Blue suede shoes, issue (Babe Ruth essay) / Keith Abbott --
History of Io, 1964-1976 / Richard Grossinger --
Discussion of little magazines and related topics / Anne Waldman, Larry Fagin --
On Fiction / Mary Jay Mirsky --
Enterprise in the service of art / George Plimpton --
Stridency and the sword : literary and cultural emphasis in Afro-American magazine / Eugene Redmond --
Little magazine/small press connection : some conjecture / Tom Montag --
Behind the writer, ahead of the reader : a short history of Corinth Books / Ted Wilentz, Bill Zavatsky --
On Pushcart Press / Bill Henderson --
Who do they think they are? A personal history of the Fiction Collective / Jonathan Baumbach --
Report on the Fiction Collective / Gene Lyons --
The little magazine today / Felix Stefanile --
Annotated bibliography of selected little magazines / Peter Martin.

Please see Patti Abbott's blog for more of today's books.

Friday, January 29, 2016

Friday's Forgotten Books: TEENSPELL edited by Betty M. Owen (Scholastic Book Services 1971); BENCHMARKS REVISITED by Algis Budrys (Ansible Editions 2013); Damon Knight issue, F&SF, November 1976

The Scholastic Art and Writing Awards...among the training programs for the young creative and/or intellectual aspirant, there have been worse batting averages. Actress Frances Farmer won for an essay in 1931; the next year, Robert McCloskey and Bernard Malamud were among the winners, after the founding of the contest in 1923; in the period of 1954-1956, awards went to Roger Zelazny, Robert Redford, Peter Beagle, Joyce Carol Oates, Peter Steiner; Redford's award was for a painting. (Earlier in the decade, Alan Arkin won with a sculpture; the next year, abstract filmmaker Stan Brakhage won with a short story.) 1947 was a bumper year: Edward Sorel, Sylvia Plath (rather less traumatically than her Mademoiselle win); Langston Hughes was one of the judges. And Scholastic has published with fair frequency collections of the awarded work, though in the 1970s the volumes weren't annual as they have been of late, after the 2005 folding of Literary Cavalcade, the flagship Scholastic Magazine (albeit one of a handful) for the awards for a half-century.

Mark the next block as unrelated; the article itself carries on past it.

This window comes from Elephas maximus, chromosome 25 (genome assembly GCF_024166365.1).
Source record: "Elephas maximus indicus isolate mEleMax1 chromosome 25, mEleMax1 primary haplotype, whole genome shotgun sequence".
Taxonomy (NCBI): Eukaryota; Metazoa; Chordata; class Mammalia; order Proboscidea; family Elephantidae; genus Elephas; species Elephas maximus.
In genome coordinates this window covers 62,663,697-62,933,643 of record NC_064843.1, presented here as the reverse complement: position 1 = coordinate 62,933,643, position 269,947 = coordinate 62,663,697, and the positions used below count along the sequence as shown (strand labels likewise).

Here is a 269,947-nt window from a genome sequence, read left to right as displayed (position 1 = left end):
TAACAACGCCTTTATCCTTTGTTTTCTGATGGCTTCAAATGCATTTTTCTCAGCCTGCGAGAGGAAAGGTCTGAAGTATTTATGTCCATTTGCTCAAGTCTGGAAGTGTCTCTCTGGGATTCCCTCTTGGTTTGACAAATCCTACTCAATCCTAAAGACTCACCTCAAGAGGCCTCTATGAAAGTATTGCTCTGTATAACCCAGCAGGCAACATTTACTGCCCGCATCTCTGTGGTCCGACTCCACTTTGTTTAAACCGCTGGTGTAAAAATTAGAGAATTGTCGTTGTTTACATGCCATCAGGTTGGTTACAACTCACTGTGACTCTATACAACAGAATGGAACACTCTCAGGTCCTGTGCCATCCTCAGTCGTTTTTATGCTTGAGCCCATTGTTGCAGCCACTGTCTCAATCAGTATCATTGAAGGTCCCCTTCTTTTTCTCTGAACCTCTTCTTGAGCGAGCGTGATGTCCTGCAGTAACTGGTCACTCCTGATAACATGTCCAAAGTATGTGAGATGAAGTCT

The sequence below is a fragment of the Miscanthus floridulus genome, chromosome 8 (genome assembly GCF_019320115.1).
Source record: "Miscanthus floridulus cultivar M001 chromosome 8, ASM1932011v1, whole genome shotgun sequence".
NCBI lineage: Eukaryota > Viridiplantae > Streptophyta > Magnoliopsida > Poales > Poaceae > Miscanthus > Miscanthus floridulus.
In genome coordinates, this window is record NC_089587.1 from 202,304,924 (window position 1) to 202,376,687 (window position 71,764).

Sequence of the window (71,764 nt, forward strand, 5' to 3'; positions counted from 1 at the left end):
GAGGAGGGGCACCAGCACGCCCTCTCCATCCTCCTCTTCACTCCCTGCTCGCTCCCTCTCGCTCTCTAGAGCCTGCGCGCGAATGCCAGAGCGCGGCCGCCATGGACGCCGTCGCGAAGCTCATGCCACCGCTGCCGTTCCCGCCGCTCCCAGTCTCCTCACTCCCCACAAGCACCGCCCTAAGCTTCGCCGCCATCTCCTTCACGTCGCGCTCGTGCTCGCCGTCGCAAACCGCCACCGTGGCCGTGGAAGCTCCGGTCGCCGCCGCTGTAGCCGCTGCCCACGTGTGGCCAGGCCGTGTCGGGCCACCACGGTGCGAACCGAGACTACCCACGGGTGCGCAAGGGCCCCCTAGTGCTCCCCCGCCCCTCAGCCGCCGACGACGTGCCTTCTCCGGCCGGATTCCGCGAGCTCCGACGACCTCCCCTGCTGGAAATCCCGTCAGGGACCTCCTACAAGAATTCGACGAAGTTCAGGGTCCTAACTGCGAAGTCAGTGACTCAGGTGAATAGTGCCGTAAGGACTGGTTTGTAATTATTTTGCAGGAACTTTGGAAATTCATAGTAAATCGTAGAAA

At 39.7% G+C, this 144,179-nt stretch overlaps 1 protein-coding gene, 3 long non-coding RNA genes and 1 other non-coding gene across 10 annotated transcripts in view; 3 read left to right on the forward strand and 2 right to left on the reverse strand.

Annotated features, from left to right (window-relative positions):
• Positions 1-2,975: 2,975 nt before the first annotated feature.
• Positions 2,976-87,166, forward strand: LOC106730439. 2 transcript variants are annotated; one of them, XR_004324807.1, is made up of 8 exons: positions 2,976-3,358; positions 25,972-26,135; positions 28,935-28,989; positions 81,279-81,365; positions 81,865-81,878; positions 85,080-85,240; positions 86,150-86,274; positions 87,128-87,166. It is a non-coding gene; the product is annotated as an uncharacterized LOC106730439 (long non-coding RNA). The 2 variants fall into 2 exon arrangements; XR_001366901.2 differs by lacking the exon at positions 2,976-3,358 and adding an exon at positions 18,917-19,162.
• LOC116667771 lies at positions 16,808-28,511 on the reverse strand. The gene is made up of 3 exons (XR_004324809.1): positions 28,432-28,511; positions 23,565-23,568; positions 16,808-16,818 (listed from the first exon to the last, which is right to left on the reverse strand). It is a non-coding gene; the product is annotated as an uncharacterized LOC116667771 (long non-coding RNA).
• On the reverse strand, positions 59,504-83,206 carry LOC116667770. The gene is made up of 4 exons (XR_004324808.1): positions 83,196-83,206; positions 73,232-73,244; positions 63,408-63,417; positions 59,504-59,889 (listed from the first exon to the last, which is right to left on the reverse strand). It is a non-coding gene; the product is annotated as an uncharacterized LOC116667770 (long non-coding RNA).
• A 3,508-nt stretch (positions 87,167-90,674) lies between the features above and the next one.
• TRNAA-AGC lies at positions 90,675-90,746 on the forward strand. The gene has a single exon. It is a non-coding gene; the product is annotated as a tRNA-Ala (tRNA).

Betty M. Owen edited two of those volumes from the 1970s, this one collected work from the turn of the decade, and it demonstrates a lot of promising work. Not any of it first rate, but there are glimmers of what these youngsters will eventually be able to do, if they kept at it...Joyce Maynard, perhaps the most consistent award-winner in the contest's history (picking up an award for every year from 1966-1971 except for 1969; Stephen King won in '65, Carolyn Forche in '67), offers the best single story here, "Do You Wanna Dance?"; she gets her New York Times Magazine essay and extended date with Salinger in '71, and goes on from there. Most of the fiction, essays and to some extent the poetry is reminiscent of what Joanna Russ once described in a critical essay as one of several species of mechanical rabbit...those by young amateur writers being rabbitoids with pieces obviously missing, but put together with endearing earnestness. And occasionally there's a telling line, such as in Michele Kitay's "Wings" (about a younger college-student son visiting his aging parents on their farm after the elder, farmhand-by-necessity son was killed in an accident), at their first reunion dinner together: "Everywhere you looked, there was that empty chair." Aside from Maynard, I'm not aware of any of the 1967-71 contributors to this volume (Forche is not included) having had a sustained literary career (though Kitay might be the Kitay listed in LinkedIn).